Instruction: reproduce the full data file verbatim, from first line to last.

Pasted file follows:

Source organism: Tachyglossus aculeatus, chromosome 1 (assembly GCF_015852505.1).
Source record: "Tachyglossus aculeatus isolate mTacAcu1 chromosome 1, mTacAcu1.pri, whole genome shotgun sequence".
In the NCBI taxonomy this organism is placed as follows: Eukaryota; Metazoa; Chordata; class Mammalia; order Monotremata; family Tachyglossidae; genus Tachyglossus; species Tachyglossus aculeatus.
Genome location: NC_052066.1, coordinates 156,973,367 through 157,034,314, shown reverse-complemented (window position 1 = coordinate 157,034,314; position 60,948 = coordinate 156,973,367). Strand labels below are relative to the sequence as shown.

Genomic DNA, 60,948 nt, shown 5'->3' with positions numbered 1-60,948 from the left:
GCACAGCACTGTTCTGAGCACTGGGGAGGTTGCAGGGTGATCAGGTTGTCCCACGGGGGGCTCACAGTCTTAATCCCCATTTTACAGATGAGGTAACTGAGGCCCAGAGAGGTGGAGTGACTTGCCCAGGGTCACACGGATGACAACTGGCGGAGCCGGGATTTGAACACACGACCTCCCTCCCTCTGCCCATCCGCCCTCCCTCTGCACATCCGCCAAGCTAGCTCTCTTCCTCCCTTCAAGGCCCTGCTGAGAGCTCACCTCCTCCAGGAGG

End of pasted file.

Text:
Source organism: Tachyglossus aculeatus, chromosome 1 (assembly GCF_015852505.1).
Source record: "Tachyglossus aculeatus isolate mTacAcu1 chromosome 1, mTacAcu1.pri, whole genome shotgun sequence".
In the NCBI taxonomy this organism is placed as follows: Eukaryota; Metazoa; Chordata; class Mammalia; order Monotremata; family Tachyglossidae; genus Tachyglossus; species Tachyglossus aculeatus.
Genome location: NC_052066.1, coordinates 156,973,367 through 157,034,314, shown reverse-complemented (window position 1 = coordinate 157,034,314; position 60,948 = coordinate 156,973,367). Strand labels below are relative to the sequence as shown.

Genomic DNA, 60,948 nt, shown 5'->3' with positions numbered 1-60,948 from the left:
GCACAGCACTGTTCTGAGCACTGGGGAGGTTGCAGGGTGATCAGGTTGTCCCACGGGGGGCTCACAGTCTTAATCCCCATTTTACAGATGAGGTAACTGAGGCCCAGAGAGGTGGAGTGACTTGCCCAGGGTCACACGGATGACAACTGGCGGAGCCGGGATTTGAACACACGACCTCCCTCCCTCTGCCCATCCGCCCTCCCTCTGCACATCCGCCAAGCTAGCTCTCTTCCTCCCTTCAAGGCCCTGCTGAGAGCTCACCTCCTCCAGGAGG